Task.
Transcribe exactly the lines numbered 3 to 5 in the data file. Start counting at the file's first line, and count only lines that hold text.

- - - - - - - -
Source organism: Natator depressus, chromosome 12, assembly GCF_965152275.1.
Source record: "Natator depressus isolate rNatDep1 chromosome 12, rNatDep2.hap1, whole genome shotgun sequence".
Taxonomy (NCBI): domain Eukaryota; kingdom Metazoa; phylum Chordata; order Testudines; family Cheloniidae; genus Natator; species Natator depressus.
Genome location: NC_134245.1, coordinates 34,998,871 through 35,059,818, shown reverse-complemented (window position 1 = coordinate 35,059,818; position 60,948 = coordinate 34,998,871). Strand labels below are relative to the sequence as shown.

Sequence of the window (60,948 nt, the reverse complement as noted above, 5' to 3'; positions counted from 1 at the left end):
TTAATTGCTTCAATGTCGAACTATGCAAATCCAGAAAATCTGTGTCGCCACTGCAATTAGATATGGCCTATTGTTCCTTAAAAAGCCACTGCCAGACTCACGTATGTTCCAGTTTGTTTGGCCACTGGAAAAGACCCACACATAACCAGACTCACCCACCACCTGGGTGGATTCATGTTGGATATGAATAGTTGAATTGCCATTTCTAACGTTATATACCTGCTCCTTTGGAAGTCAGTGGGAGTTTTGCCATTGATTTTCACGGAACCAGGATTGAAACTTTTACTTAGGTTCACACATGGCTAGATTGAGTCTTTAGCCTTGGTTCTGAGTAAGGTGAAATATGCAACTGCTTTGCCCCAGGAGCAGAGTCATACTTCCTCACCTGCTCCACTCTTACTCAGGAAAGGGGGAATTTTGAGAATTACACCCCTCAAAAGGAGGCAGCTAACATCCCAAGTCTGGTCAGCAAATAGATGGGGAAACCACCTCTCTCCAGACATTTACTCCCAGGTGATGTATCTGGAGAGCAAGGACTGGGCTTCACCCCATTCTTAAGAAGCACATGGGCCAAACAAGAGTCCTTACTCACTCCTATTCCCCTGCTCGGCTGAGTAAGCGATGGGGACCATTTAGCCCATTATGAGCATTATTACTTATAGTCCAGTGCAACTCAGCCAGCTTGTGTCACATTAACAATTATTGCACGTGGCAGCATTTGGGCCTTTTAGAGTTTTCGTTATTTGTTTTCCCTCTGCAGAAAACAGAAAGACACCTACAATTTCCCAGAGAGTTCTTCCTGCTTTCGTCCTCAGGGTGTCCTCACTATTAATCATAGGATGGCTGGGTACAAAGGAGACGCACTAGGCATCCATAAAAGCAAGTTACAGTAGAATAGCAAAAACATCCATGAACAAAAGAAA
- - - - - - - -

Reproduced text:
Taxonomy (NCBI): domain Eukaryota; kingdom Metazoa; phylum Chordata; order Testudines; family Cheloniidae; genus Natator; species Natator depressus.
Genome location: NC_134245.1, coordinates 34,998,871 through 35,059,818, shown reverse-complemented (window position 1 = coordinate 35,059,818; position 60,948 = coordinate 34,998,871). Strand labels below are relative to the sequence as shown.

Sequence of the window (60,948 nt, the reverse complement as noted above, 5' to 3'; positions counted from 1 at the left end):